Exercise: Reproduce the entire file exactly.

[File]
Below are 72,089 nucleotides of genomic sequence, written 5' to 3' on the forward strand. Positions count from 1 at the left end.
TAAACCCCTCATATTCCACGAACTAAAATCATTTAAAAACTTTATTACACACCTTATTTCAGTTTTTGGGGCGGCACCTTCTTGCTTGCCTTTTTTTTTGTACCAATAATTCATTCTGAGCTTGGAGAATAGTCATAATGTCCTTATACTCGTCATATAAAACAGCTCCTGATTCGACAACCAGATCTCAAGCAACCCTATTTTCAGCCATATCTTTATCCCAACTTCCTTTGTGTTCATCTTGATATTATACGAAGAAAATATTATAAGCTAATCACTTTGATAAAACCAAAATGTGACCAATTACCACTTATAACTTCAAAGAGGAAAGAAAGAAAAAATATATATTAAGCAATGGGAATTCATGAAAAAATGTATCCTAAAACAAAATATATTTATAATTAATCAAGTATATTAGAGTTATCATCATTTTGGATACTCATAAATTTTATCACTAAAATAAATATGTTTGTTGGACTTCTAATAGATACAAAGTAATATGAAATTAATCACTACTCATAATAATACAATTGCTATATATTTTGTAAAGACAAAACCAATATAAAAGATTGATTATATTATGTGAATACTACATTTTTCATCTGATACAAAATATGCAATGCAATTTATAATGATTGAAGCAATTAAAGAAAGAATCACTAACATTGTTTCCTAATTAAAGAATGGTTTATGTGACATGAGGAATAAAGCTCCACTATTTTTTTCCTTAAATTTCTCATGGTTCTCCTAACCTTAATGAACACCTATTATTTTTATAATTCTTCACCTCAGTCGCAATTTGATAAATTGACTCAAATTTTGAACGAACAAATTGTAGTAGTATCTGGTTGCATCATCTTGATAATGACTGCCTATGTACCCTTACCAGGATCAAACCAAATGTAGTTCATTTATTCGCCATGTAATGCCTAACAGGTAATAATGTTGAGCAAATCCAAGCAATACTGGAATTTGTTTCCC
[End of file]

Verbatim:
Below are 72,089 nucleotides of genomic sequence, written 5' to 3' on the forward strand. Positions count from 1 at the left end.
TAAACCCCTCATATTCCACGAACTAAAATCATTTAAAAACTTTATTACACACCTTATTTCAGTTTTTGGGGCGGCACCTTCTTGCTTGCCTTTTTTTTTGTACCAATAATTCATTCTGAGCTTGGAGAATAGTCATAATGTCCTTATACTCGTCATATAAAACAGCTCCTGATTCGACAACCAGATCTCAAGCAACCCTATTTTCAGCCATATCTTTATCCCAACTTCCTTTGTGTTCATCTTGATATTATACGAAGAAAATATTATAAGCTAATCACTTTGATAAAACCAAAATGTGACCAATTACCACTTATAACTTCAAAGAGGAAAGAAAGAAAAAATATATATTAAGCAATGGGAATTCATGAAAAAATGTATCCTAAAACAAAATATATTTATAATTAATCAAGTATATTAGAGTTATCATCATTTTGGATACTCATAAATTTTATCACTAAAATAAATATGTTTGTTGGACTTCTAATAGATACAAAGTAATATGAAATTAATCACTACTCATAATAATACAATTGCTATATATTTTGTAAAGACAAAACCAATATAAAAGATTGATTATATTATGTGAATACTACATTTTTCATCTGATACAAAATATGCAATGCAATTTATAATGATTGAAGCAATTAAAGAAAGAATCACTAACATTGTTTCCTAATTAAAGAATGGTTTATGTGACATGAGGAATAAAGCTCCACTATTTTTTTCCTTAAATTTCTCATGGTTCTCCTAACCTTAATGAACACCTATTATTTTTATAATTCTTCACCTCAGTCGCAATTTGATAAATTGACTCAAATTTTGAACGAACAAATTGTAGTAGTATCTGGTTGCATCATCTTGATAATGACTGCCTATGTACCCTTACCAGGATCAAACCAAATGTAGTTCATTTATTCGCCATGTAATGCCTAACAGGTAATAATGTTGAGCAAATCCAAGCAATACTGGAATTTGTTTCCC